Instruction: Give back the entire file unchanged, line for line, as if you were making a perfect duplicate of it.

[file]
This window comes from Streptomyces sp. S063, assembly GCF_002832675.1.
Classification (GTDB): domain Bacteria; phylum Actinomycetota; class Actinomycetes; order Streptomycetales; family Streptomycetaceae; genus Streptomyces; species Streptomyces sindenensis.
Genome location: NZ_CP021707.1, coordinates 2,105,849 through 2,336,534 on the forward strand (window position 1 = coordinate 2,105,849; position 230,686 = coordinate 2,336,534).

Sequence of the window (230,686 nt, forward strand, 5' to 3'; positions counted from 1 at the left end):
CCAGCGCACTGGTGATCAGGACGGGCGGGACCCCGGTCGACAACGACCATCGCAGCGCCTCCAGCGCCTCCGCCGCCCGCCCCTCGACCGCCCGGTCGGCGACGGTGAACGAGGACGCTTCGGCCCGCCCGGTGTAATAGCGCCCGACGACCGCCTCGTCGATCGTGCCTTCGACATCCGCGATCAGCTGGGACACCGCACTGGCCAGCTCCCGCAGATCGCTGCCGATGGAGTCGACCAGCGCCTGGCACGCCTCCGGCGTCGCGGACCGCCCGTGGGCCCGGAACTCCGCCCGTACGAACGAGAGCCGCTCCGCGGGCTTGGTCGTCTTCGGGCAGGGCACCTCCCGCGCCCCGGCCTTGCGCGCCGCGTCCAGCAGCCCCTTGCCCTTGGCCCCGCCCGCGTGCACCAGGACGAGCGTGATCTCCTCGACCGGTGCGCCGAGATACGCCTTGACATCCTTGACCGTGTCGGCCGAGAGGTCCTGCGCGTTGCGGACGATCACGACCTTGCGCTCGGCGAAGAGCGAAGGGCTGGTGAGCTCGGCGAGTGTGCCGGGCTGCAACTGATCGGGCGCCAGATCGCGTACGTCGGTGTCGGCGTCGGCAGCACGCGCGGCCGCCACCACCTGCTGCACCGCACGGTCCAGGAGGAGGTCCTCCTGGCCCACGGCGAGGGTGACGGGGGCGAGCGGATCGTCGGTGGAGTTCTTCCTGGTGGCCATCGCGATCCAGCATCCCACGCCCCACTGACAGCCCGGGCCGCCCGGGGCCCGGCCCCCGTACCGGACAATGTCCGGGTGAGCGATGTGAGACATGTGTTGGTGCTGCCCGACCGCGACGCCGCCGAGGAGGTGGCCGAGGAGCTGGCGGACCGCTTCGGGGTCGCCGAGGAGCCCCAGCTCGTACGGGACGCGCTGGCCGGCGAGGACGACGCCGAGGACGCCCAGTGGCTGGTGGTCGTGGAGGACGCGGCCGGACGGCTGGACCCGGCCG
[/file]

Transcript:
This window comes from Streptomyces sp. S063, assembly GCF_002832675.1.
Classification (GTDB): domain Bacteria; phylum Actinomycetota; class Actinomycetes; order Streptomycetales; family Streptomycetaceae; genus Streptomyces; species Streptomyces sindenensis.
Genome location: NZ_CP021707.1, coordinates 2,105,849 through 2,336,534 on the forward strand (window position 1 = coordinate 2,105,849; position 230,686 = coordinate 2,336,534).

Sequence of the window (230,686 nt, forward strand, 5' to 3'; positions counted from 1 at the left end):
CCAGCGCACTGGTGATCAGGACGGGCGGGACCCCGGTCGACAACGACCATCGCAGCGCCTCCAGCGCCTCCGCCGCCCGCCCCTCGACCGCCCGGTCGGCGACGGTGAACGAGGACGCTTCGGCCCGCCCGGTGTAATAGCGCCCGACGACCGCCTCGTCGATCGTGCCTTCGACATCCGCGATCAGCTGGGACACCGCACTGGCCAGCTCCCGCAGATCGCTGCCGATGGAGTCGACCAGCGCCTGGCACGCCTCCGGCGTCGCGGACCGCCCGTGGGCCCGGAACTCCGCCCGTACGAACGAGAGCCGCTCCGCGGGCTTGGTCGTCTTCGGGCAGGGCACCTCCCGCGCCCCGGCCTTGCGCGCCGCGTCCAGCAGCCCCTTGCCCTTGGCCCCGCCCGCGTGCACCAGGACGAGCGTGATCTCCTCGACCGGTGCGCCGAGATACGCCTTGACATCCTTGACCGTGTCGGCCGAGAGGTCCTGCGCGTTGCGGACGATCACGACCTTGCGCTCGGCGAAGAGCGAAGGGCTGGTGAGCTCGGCGAGTGTGCCGGGCTGCAACTGATCGGGCGCCAGATCGCGTACGTCGGTGTCGGCGTCGGCAGCACGCGCGGCCGCCACCACCTGCTGCACCGCACGGTCCAGGAGGAGGTCCTCCTGGCCCACGGCGAGGGTGACGGGGGCGAGCGGATCGTCGGTGGAGTTCTTCCTGGTGGCCATCGCGATCCAGCATCCCACGCCCCACTGACAGCCCGGGCCGCCCGGGGCCCGGCCCCCGTACCGGACAATGTCCGGGTGAGCGATGTGAGACATGTGTTGGTGCTGCCCGACCGCGACGCCGCCGAGGAGGTGGCCGAGGAGCTGGCGGACCGCTTCGGGGTCGCCGAGGAGCCCCAGCTCGTACGGGACGCGCTGGCCGGCGAGGACGACGCCGAGGACGCCCAGTGGCTGGTGGTCGTGGAGGACGCGGCCGGACGGCTGGACCCGGCCG